So what’s the bridge back to my analogy between Canadian and Australian filmmaking? For all of the rhetoric of cultural nationalism, all of the Daryl Kerrigans and Crocodile Dundees, of telling our own stories, the most fruitful strand of Australian cinema comes from the engagement of Australia and distinctly separate cultures. I’m thinking here of the tradition of Film Australia docos in Papua New Guinea, the South Pacific and Asia.

australia & other people’s stories

The contemporary inheritors of this tradition can be found in the work of George Gittoes in the Middle East, or in recent films such as Benjamin Gilmour’s Son of a Lion made in Pakistan. The Australia represented by (if not in) these films is not the inward looking one conjured up by the rhetoric of a nationalism obsessed with its own stories. Rather it is the Australia that has finally started to look outward at its region, to insist that Australia must engage with the people of the Middle East on a personal basis and not just through superpower politics.

The case in point at VIFF was Faramarz K-Rahber’s documentary Donkey in Lahore. The Australian-Iranian documentarist, who is based at Griffith University, follows a Queensland goth puppeteer in his unlikely pursuit of Amber, a young Pakistani girl with whom he fell in love during a brief stay in Lahore. Brian (or Aamir as he renames himself after his conversion to Islam) is an unlikely hero but clearly a romantic in every sense of the term. He takes in his stride the repeated kicks in the head the world delivers to him, reasoning that sooner or later, it is only reasonable that brute reality will have to lie down in the face of his ambitions.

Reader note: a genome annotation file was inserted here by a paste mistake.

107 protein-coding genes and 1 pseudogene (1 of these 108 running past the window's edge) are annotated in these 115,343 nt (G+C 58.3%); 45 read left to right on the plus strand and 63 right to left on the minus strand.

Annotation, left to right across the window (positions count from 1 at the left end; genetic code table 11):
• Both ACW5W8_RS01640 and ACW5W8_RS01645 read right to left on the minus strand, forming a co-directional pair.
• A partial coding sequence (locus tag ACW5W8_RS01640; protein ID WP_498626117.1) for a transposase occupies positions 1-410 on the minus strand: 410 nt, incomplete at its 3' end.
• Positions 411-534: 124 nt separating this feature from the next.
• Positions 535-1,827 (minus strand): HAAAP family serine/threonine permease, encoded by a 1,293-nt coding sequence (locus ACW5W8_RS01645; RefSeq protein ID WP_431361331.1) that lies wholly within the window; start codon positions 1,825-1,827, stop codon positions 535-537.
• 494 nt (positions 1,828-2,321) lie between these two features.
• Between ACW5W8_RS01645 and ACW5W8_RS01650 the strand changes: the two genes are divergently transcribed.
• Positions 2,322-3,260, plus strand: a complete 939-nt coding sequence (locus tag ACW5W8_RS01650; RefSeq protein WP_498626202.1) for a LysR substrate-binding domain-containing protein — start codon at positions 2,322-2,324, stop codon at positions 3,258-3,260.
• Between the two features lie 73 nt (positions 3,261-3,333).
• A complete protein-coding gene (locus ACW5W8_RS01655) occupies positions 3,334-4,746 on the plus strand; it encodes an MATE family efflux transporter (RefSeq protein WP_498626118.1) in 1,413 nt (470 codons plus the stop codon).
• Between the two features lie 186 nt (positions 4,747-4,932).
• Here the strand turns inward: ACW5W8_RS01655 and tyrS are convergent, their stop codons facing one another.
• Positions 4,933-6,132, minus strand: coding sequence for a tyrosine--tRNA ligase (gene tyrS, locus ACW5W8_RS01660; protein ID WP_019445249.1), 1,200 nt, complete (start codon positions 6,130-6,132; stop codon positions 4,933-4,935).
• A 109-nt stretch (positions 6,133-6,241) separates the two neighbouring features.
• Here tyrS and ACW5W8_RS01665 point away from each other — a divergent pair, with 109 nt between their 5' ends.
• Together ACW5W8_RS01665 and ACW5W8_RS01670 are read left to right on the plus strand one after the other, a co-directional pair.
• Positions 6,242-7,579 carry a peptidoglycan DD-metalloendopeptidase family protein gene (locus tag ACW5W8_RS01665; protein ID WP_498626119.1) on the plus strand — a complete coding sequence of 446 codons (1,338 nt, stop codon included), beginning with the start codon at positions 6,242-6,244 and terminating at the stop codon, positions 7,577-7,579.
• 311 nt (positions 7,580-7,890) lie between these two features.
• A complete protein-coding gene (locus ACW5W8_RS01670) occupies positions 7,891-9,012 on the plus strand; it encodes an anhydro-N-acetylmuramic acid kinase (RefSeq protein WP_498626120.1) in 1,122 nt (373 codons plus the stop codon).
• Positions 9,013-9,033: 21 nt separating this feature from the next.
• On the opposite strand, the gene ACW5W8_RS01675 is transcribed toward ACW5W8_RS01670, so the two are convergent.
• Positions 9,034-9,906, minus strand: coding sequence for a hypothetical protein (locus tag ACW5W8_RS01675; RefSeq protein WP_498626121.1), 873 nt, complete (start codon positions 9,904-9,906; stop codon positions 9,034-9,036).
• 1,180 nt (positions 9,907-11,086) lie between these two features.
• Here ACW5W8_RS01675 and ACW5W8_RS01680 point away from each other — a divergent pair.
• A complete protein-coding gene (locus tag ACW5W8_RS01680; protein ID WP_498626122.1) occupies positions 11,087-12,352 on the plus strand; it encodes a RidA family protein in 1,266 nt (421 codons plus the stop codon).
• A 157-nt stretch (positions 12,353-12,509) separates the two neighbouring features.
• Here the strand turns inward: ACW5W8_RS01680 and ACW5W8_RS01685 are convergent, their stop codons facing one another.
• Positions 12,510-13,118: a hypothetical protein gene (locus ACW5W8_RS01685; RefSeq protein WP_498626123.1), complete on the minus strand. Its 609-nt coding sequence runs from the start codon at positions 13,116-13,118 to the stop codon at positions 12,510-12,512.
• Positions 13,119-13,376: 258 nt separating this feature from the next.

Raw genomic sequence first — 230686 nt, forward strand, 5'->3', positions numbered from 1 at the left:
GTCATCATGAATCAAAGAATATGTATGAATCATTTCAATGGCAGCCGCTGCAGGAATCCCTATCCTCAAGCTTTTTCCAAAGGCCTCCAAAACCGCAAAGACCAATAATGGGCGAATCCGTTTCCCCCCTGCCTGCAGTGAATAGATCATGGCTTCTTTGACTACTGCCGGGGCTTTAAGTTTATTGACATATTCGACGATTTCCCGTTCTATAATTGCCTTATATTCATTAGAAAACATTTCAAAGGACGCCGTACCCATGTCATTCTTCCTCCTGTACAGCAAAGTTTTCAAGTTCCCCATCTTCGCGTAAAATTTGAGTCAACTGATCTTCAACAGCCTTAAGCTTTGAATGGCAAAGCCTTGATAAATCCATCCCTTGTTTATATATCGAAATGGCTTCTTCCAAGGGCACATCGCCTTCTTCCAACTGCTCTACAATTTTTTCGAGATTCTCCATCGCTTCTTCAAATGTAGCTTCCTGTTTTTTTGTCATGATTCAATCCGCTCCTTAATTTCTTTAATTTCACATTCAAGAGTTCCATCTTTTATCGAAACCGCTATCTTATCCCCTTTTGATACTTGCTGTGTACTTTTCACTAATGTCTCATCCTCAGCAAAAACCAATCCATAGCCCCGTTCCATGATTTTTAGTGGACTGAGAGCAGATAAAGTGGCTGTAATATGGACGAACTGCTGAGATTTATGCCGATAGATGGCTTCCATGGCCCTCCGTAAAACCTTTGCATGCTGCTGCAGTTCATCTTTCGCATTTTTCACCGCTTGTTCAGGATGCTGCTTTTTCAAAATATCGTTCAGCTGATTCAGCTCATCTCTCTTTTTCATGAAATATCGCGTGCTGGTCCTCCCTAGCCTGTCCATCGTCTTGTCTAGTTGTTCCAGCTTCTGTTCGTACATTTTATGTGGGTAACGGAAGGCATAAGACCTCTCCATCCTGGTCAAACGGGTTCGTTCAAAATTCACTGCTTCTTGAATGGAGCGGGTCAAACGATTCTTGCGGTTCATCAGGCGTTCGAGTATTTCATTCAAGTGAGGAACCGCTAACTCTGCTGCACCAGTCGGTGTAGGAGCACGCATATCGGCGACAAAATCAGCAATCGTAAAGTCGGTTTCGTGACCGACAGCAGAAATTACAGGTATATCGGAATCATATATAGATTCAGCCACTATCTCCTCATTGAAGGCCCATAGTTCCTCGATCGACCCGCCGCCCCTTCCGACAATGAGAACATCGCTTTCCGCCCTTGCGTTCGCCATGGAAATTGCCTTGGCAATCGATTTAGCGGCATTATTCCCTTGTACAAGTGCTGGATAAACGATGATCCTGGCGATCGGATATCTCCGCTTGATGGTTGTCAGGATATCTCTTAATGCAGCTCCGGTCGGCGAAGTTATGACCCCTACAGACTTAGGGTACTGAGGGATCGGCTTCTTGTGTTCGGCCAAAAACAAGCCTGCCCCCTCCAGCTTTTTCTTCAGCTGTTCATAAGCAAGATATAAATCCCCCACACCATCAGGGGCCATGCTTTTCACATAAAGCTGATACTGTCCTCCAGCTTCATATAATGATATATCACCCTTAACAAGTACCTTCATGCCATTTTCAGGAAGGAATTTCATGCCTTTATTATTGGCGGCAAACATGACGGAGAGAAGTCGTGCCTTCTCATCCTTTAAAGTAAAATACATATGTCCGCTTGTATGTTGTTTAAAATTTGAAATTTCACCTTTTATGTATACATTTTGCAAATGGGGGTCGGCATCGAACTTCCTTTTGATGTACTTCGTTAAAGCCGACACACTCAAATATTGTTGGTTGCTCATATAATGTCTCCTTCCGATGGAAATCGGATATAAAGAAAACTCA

The most interesting thing about the film is the way K-Rahber starts to function as a go-between for Brian/Aamir in Pakistan and an interpreter of his actions for viewers of the film. The film neatly reverses the cultural politics of much traditional anthropological filmmaking where Anglo-Australian filmmakers occupy a high ground of knowledge and truth, explaining the quaint ways of the natives.

Donkey in Lahore gained additional stature from the comparison with The Convert, a Thai film in the Dragons and Tigers section. This documentary also tells the story of a woman who converts to Islam in order to marry. The problem here is that the filmmakers simply don’t have much that is very interesting at which to point the camera. This is a problem compounded by the fact that the couple who are the subject of the film obviously participate in the shooting of it. Rather than the growth of a productive (if potentially painful and embarrassing) relationship between filmmaker and subject, there is a closeness here which seems to preclude insight, as if you don’t want to pry too closely into the troubles of someone close to you.

So, maybe this is the conclusion to bring away from Vancouver: to praise not the telling of our own stories, but the curiosity to stick our noses into the stories of those who are different from us.

Vancouver International Film Festival, Vancouver, Sept 25-Oct 10, www.viff.org

RealTime issue #88 Dec-Jan 2008 pg. 18

© Mike Walsh; for permission to reproduce apply to realtime@realtimearts.net

1 December 2008